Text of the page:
Baird, the financial services firm, took the principle a step further by codifying it in policy. Employees are informed during their orientation of the company’s “no asshole rule” — it’s even written into training material. Leslie Dixon, the head of human resources, has fired people for violating it.
“By putting it out there in print and talking about it when they’re onboarded and throughout their career, it fosters a very open conversation about behavior that’s not illegal but that can be uncomfortable,” Ms. Dixon said.
Like the team at Strategyzer, the enforcers of Baird’s policy realize rudeness isn’t an immutable trait. People aren’t fired for slip-ups. Even Beth Kavelaris, director of culture and integration at the company, said she got feedback years ago that helped her rethink her own conduct.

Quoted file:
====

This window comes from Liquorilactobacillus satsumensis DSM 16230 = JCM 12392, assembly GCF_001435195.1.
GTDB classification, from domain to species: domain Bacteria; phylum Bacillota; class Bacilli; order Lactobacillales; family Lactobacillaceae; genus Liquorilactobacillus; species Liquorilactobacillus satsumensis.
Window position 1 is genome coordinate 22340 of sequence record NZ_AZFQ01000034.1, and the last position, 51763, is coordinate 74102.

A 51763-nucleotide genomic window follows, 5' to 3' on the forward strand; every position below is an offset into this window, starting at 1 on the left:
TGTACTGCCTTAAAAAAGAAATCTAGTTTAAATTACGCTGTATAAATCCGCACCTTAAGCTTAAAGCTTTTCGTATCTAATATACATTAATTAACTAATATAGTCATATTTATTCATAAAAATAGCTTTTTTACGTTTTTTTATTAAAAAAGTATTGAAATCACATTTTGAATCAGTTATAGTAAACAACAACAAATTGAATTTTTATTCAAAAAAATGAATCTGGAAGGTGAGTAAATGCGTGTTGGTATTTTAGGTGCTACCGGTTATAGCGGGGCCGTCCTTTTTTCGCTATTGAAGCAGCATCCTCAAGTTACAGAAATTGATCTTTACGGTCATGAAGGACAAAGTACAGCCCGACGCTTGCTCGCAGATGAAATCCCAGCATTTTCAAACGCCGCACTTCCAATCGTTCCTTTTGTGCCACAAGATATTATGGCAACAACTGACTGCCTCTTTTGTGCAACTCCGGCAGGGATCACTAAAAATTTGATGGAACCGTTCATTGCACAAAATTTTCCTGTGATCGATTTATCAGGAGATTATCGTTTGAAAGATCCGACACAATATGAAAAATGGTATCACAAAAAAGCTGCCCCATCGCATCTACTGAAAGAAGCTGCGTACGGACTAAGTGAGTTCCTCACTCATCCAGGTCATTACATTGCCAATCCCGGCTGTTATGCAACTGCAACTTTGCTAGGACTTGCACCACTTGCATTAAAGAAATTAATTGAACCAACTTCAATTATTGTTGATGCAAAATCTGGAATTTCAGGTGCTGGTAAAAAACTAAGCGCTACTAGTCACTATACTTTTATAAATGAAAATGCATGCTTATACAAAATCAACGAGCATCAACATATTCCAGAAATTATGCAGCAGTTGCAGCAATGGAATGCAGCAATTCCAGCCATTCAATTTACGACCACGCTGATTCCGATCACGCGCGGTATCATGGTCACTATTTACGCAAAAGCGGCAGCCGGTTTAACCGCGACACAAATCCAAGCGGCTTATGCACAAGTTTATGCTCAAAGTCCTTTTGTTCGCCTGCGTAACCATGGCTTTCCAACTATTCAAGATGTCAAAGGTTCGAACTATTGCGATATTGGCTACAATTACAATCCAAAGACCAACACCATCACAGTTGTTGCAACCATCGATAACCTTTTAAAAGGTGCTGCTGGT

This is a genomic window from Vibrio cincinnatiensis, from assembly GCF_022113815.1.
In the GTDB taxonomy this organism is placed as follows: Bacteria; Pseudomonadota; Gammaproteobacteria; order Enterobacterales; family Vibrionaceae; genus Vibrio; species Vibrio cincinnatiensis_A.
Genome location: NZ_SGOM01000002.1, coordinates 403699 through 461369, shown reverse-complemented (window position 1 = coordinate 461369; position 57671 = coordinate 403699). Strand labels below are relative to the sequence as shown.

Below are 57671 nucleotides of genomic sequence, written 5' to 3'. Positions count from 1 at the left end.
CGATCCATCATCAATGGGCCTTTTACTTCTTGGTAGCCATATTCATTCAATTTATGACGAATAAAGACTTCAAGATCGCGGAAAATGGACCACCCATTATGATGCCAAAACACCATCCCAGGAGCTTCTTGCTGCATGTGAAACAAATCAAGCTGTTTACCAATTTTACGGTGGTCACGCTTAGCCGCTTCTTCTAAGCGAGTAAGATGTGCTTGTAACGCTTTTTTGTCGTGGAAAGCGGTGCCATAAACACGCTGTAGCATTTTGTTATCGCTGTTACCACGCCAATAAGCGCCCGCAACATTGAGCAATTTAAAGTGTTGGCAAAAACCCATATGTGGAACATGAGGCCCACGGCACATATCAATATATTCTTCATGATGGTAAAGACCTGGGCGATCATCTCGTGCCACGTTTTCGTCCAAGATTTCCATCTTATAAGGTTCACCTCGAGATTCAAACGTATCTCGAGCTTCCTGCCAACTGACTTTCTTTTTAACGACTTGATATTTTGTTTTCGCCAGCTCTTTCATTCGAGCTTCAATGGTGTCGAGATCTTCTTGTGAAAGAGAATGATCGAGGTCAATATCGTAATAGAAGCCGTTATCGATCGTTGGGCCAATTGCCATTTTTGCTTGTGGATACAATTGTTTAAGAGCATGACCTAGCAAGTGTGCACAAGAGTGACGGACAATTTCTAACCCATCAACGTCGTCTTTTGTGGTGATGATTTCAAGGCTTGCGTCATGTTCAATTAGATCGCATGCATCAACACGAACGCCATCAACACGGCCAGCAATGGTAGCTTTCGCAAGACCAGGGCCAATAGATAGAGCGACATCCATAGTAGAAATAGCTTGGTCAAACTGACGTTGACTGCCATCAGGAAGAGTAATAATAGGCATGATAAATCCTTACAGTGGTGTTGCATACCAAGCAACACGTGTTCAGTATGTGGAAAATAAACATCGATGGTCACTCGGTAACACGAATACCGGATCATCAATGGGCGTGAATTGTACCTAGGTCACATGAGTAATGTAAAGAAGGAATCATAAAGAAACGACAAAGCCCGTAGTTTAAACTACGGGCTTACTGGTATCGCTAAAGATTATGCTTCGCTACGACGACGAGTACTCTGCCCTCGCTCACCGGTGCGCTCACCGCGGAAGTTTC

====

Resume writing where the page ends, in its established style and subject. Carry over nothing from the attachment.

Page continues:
“It was from my boss, who said, ‘You’ve got to learn to listen better, Beth,’ and I think I interrupted her while she was telling me that,” Ms. Kavelaris recalled. “I’ve gotten better. I haven’t been told that in a long while.”
Last month, Mr. Garg, who had fired 900 people over Zoom, posted an apology to his Better.com team. “I failed to show the appropriate amount of respect and appreciation for the individuals who were affected,” he wrote, and he pledged to do better. The note concluded with a promise to be transparent and share 2022 goals.
His reckoning came at a moment when nearly every company shares the same goal: keeping talent. Nobody can hit metrics if they don’t have a staff.
And many are realizing that there’s nothing that thins out a work force like misbehavior. Ms. Darrisaw, for example, of C-Suite Coach, helps companies assess how they can improve their culture. “Are more people trying to leave certain teams?” she asks clients. “That often tells you what the management style is like.”
Sometimes workers can name and shame their meaner colleagues — but in other cases, that job falls to those resigning instead. Which means quitting season might spell trouble for the jerks.